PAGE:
6. Rick Snyder – MI-Gov

“One tough nerd” managed to beat out three better known candidates in the Republican primary and crush his Democratic opponent in a state that gave Obama a landside win. Good luck with governing it.

5. Rick Scott – FL-Gov

Just as Time Magazine once picked the Ayatollah Khoemeni as “Man of the Year” we have to put Scott up there as a politician of the year. He beat out Florida’s AG for the nomination, and went on to defeat the much respected CFO of the state, despite being acclaimed as the “Madoff of Medicare,” among other titles.

4. Pete Sessions – R-Texas

It’s hard to single out one candidate in the Republican sweep of the House races this year, although some (Bob Dold? Chip Cravaack? Bill Flores) stand out. So, I’m putting Pete Sessions as a placeholder for everyone, because despite criticism about the NRCC’s tepid fundraising he managed to do better than either the RGA or the NRSC, partially through being very agressive about targeting races. Of course, we’ll see how he does in 2012, when the landscape may not be as promising.

3. Marco Rubio – FL-SEN

Almost everyone (except Kos) was declaring Rubio dead in the water when Charlie Crist released his first fundraising totals after announcing for Senate in 2009. Now, it’s Charlie Crist who is dead in the water, and Marco Rubio who is the potential Republican presidential candidate.

2. Harry Reid – NV-SEN

Here’s how much respect I have for Harry Reid as a politician: I think he would have beaten any of his opponents for Senate in 2010. He’s that good – his commercials were some of the best of the cycle.

1. Scott Brown – MA-SEN

It’s hard to believe that at the beginning of the year, it was assumed Martha Coakley, as Steve Singiser put it, “is likely to be the first woman elected to that chamber from the State of Massachusetts.” Even after all that’s happened since Brown’s victory, it’s hard to come up with a more shocking political result in a long time (the only one I can come up with is Harris Wofford’s win over Richard Thornburgh way back in 1991). What’s more, at this writing, Brown seems to be holding on to his popularity. Because Brown became the early face of the Republican wave that would sweep most strongly in the House elections, but also in the Senate, Governor and all the way down to the state legislatures, I think he should be 2010’s Politico of the Year.


1. Christine O’Donnell

Oh I hope she goes to jail. I really do. Even then, she probably won’t shut up. But I do have to say: thank you Erik Erickson and all the Tea Party organizations who gave us Dems a freebie in Delaware this year.

2. Joe Miller

Would have probably one a place as one of the best had he maintained his momentum after the primary. Instead, he lost to a write-in. Ultamite choke.

Del Ali

The head of polling organization Research 2000 is not a politician, but he was involved enough in politics that he makes my worst list for this year. Hope Kos wins his lawsuit.

Alan Grayson

Republicans should send a big thanks to Grayson for taking so much cash from well meaning progressives to fund an 18 point loss – one of the worst of any incumbent this cycle.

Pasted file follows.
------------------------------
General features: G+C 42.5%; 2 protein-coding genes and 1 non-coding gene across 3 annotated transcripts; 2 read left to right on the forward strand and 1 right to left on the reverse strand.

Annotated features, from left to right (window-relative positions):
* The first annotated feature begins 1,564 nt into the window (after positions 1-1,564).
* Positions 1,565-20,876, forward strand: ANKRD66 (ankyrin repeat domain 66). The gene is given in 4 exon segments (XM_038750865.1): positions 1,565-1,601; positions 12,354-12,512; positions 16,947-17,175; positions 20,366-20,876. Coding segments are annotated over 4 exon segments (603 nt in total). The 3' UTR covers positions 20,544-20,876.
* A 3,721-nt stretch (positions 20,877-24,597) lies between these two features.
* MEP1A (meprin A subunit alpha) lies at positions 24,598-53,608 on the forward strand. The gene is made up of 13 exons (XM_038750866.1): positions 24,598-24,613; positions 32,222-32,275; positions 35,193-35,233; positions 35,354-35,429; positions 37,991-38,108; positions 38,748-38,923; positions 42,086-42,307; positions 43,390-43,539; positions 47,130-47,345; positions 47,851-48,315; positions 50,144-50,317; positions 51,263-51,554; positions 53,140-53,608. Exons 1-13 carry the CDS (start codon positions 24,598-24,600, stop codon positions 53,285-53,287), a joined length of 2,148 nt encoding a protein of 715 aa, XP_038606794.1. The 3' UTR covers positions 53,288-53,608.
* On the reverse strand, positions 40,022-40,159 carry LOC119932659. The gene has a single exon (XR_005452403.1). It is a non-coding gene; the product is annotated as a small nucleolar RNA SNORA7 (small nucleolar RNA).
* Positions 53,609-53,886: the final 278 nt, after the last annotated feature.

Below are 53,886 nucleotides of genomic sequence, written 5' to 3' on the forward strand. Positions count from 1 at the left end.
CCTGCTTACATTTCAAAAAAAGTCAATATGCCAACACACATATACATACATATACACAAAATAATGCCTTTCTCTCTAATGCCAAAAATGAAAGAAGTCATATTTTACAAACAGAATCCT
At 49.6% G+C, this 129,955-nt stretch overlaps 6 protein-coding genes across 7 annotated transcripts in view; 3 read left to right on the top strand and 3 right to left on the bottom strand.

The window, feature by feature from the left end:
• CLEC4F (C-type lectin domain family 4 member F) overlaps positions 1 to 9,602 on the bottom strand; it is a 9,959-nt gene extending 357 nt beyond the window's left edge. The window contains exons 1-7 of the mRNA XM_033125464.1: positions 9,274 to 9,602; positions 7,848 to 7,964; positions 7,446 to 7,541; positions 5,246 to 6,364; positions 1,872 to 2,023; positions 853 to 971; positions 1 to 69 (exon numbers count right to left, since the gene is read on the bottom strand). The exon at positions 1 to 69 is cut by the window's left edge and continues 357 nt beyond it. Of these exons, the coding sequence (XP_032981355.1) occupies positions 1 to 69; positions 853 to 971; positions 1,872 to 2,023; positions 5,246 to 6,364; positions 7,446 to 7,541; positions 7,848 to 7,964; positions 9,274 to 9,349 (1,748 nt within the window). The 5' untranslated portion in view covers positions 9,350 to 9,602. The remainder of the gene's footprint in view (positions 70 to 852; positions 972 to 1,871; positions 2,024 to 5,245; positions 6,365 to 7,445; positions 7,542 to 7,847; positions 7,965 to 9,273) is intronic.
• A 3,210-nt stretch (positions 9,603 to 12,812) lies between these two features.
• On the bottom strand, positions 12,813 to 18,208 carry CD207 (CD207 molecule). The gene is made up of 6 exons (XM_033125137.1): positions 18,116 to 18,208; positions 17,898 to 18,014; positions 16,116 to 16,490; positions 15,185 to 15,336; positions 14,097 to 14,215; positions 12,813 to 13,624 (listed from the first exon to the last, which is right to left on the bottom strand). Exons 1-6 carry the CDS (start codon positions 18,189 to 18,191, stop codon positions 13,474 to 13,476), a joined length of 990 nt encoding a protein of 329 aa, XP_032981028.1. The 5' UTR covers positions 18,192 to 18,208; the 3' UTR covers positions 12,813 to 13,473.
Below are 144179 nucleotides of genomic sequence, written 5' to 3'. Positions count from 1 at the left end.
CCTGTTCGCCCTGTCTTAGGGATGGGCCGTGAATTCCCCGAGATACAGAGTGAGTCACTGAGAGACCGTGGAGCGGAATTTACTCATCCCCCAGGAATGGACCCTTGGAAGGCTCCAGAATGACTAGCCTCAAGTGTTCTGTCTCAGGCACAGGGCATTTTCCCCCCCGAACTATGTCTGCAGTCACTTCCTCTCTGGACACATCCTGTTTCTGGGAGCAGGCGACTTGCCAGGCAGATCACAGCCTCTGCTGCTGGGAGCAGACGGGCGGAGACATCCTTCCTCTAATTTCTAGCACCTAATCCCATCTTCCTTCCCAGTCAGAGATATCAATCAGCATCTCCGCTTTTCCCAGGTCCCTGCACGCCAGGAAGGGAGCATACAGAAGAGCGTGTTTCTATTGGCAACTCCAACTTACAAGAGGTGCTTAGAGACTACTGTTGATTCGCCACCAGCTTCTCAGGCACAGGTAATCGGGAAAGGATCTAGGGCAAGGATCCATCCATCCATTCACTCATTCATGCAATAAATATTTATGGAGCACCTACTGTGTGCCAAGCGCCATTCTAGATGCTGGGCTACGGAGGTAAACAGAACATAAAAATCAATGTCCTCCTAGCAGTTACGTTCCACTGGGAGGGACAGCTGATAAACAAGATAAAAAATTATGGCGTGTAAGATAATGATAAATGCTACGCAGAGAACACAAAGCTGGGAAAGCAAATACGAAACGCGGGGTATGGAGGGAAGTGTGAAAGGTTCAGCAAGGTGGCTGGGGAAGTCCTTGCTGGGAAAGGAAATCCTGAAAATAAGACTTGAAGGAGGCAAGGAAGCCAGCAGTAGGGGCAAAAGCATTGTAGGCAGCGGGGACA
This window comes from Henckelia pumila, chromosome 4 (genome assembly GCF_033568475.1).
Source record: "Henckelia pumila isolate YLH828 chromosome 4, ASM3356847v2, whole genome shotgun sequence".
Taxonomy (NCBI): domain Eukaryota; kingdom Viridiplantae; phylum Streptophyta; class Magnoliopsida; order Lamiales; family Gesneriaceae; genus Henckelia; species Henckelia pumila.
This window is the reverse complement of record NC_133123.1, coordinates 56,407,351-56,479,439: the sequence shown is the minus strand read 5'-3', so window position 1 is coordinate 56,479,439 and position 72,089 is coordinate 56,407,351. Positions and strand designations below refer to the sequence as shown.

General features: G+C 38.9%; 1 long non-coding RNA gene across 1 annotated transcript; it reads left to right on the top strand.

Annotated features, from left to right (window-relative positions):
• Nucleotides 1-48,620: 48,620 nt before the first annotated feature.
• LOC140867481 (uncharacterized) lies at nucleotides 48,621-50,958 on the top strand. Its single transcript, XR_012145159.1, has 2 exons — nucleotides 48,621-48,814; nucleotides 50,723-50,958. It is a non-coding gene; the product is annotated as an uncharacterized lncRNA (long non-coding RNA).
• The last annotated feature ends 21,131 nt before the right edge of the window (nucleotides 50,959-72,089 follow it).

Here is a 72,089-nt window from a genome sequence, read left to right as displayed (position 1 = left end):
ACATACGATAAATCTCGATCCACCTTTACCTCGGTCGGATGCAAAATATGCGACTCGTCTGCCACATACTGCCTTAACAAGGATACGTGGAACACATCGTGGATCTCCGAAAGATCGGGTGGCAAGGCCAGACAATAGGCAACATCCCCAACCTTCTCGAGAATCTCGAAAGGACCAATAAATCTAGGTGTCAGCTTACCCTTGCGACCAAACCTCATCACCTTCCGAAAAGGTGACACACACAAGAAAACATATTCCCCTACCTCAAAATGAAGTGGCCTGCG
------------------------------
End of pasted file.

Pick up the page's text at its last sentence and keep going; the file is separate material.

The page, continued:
Blanche Lincoln, Paul Hodes (tie)

I guess you can give Lincoln credit for beating Bill Halter in the primary, but considering she was chairman of a major committee (Agriculture) in the Senate, shouldn’t she have been able to keep this race closer than a 22 point spread? As for Hodes, remember back in 2008 when Kos told us Hodes would finish off Judd Gregg (or whoever took Gregg’s place) in 2010? Yeah, well Hodes lost by almost 24 points. That was worse than Lee Fisher, or almost anyone else in a supposedly competitive race.  

The 10 best (and five worst) campaigns of the 2010 cycle

So here we are at the end of the 2010 race (well, almost at the end – there are still a couple of uncalled races). These are my picks for best and worst campaigns of this cycle. What are yours? And tell me if you agree or disagree with any of these


Harry Reid – NV-SENATE This was a masterpiece, one of those campaigns that will be studied for decades as an example of how to win in a negative environment. Reid’s ads were brilliant, his strategy was forward thinking (i.e. he started knocking out potential opponenents in 2008) and he did a great job with GOTV and the other essentials. Yes, he got lucky in his opponent (and very unlucky in the cycle he was running), but given how at one point it looked like the Republicans could run a ferret against Harry Reid (oh wait, I guess they did) and still win, this still was an amazing comeback story.

Ron Johnson – WI-SENATE Yes, Feingold had underperformed in the past, but he had also survived a Republican year in 2004, and his outsider cred had beaten Republicans three times before. But Johnson ran a canny campaign that turned Feingold into a Washington insider, and managed to pull the biggest upset of an incumbent Senator of the cycle.

Rick Scott – FL-GOVERNOR This one pains me, because I think Scott is a loathsome individual. But the fact of the matter is, to get such a loathsome individual across the finish line against an incumbent Attorney General and the respected CFO of the state, you have to have a pretty good campaign. Best move: tarring Sink with the same corruption brush that had been used against Scott, even though the cases weren’t even close to similar.

National Republican Campaign Committee The NRCC and Pete Sessions got ridiculed a fair amount on this site and others for their poor fundraising compared to the DCCC, but it turns out they were probably the smartest of any of the big campaign committees, opening up new opportunities throughout September and October. They certainly outperformed the more respected RGA.

Barbara Boxer – CA-SENATE Boxer is thought to be in trouble every campaign cycle, and everytime she outperforms expectations. Give the woman some respect.

John Kasich – OH-GOVERNOR Yeah, Portman blew his opponent away, whereas Kasich race was much closer, and yes Ohio’s economy is in the crapper, but he still had a tough job in beating Ted Stickland, who’s unpopularity never reached the level of some other Midwestern governors. Along with Scott’s win, the biggest victory (in terms of influence) for the Republicans on election night.